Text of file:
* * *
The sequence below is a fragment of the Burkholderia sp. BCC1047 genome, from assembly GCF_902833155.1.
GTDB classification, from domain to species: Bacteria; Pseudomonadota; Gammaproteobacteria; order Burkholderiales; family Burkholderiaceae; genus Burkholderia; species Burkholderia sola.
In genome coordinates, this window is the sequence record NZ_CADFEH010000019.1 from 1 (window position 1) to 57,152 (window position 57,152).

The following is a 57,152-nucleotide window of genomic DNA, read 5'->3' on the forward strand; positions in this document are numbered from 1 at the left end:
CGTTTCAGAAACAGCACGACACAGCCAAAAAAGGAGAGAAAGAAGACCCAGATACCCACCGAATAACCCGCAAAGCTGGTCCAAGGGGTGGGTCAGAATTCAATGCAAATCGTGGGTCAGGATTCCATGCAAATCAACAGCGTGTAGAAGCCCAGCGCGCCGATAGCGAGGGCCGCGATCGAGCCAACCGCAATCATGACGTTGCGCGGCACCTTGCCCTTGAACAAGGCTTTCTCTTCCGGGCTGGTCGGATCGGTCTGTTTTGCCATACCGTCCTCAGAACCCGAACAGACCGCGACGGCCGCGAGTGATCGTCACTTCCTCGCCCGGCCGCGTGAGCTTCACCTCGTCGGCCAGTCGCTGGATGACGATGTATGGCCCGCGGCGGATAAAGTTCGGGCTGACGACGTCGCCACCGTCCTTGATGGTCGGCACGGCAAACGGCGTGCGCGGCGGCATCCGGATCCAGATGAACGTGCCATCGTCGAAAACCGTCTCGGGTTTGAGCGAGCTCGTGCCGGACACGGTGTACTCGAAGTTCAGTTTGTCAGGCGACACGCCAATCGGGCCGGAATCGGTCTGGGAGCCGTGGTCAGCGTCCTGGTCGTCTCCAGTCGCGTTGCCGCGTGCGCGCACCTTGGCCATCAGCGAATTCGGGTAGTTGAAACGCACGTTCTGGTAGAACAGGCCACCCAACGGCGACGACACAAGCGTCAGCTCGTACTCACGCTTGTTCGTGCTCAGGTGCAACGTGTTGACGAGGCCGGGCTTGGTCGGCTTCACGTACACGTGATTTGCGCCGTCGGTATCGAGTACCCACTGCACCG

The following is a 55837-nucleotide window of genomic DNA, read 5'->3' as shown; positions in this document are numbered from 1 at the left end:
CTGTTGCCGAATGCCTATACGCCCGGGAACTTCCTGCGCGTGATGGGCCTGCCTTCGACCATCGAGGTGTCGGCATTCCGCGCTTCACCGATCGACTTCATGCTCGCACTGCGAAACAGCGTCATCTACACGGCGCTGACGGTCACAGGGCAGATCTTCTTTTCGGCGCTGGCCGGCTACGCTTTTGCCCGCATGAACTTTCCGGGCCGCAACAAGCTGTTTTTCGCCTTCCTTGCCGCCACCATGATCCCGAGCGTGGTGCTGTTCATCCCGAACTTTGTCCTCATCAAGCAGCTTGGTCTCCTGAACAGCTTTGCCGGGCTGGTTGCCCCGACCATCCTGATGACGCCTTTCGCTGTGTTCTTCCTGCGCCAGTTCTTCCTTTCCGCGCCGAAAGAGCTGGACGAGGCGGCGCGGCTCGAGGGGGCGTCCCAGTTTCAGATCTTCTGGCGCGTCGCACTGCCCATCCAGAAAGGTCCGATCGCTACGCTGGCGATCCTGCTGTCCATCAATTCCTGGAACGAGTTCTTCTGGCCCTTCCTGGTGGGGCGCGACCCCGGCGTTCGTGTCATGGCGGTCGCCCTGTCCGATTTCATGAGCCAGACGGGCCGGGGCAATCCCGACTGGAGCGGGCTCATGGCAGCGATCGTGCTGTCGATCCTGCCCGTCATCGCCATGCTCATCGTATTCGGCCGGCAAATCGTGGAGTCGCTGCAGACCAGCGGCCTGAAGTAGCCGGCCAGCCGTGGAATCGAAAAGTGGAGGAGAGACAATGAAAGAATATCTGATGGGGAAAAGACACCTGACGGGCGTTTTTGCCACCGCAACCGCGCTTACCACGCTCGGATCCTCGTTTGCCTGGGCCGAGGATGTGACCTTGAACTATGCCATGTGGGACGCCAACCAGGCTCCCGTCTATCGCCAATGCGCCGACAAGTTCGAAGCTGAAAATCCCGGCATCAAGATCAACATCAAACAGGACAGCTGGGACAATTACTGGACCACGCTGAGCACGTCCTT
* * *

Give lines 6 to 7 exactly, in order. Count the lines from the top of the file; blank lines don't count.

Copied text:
The following is a 55837-nucleotide window of genomic DNA, read 5'->3' as shown; positions in this document are numbered from 1 at the left end:
CTGTTGCCGAATGCCTATACGCCCGGGAACTTCCTGCGCGTGATGGGCCTGCCTTCGACCATCGAGGTGTCGGCATTCCGCGCTTCACCGATCGACTTCATGCTCGCACTGCGAAACAGCGTCATCTACACGGCGCTGACGGTCACAGGGCAGATCTTCTTTTCGGCGCTGGCCGGCTACGCTTTTGCCCGCATGAACTTTCCGGGCCGCAACAAGCTGTTTTTCGCCTTCCTTGCCGCCACCATGATCCCGAGCGTGGTGCTGTTCATCCCGAACTTTGTCCTCATCAAGCAGCTTGGTCTCCTGAACAGCTTTGCCGGGCTGGTTGCCCCGACCATCCTGATGACGCCTTTCGCTGTGTTCTTCCTGCGCCAGTTCTTCCTTTCCGCGCCGAAAGAGCTGGACGAGGCGGCGCGGCTCGAGGGGGCGTCCCAGTTTCAGATCTTCTGGCGCGTCGCACTGCCCATCCAGAAAGGTCCGATCGCTACGCTGGCGATCCTGCTGTCCATCAATTCCTGGAACGAGTTCTTCTGGCCCTTCCTGGTGGGGCGCGACCCCGGCGTTCGTGTCATGGCGGTCGCCCTGTCCGATTTCATGAGCCAGACGGGCCGGGGCAATCCCGACTGGAGCGGGCTCATGGCAGCGATCGTGCTGTCGATCCTGCCCGTCATCGCCATGCTCATCGTATTCGGCCGGCAAATCGTGGAGTCGCTGCAGACCAGCGGCCTGAAGTAGCCGGCCAGCCGTGGAATCGAAAAGTGGAGGAGAGACAATGAAAGAATATCTGATGGGGAAAAGACACCTGACGGGCGTTTTTGCCACCGCAACCGCGCTTACCACGCTCGGATCCTCGTTTGCCTGGGCCGAGGATGTGACCTTGAACTATGCCATGTGGGACGCCAACCAGGCTCCCGTCTATCGCCAATGCGCCGACAAGTTCGAAGCTGAAAATCCCGGCATCAAGATCAACATCAAACAGGACAGCTGGGACAATTACTGGACCACGCTGAGCACGTCCTT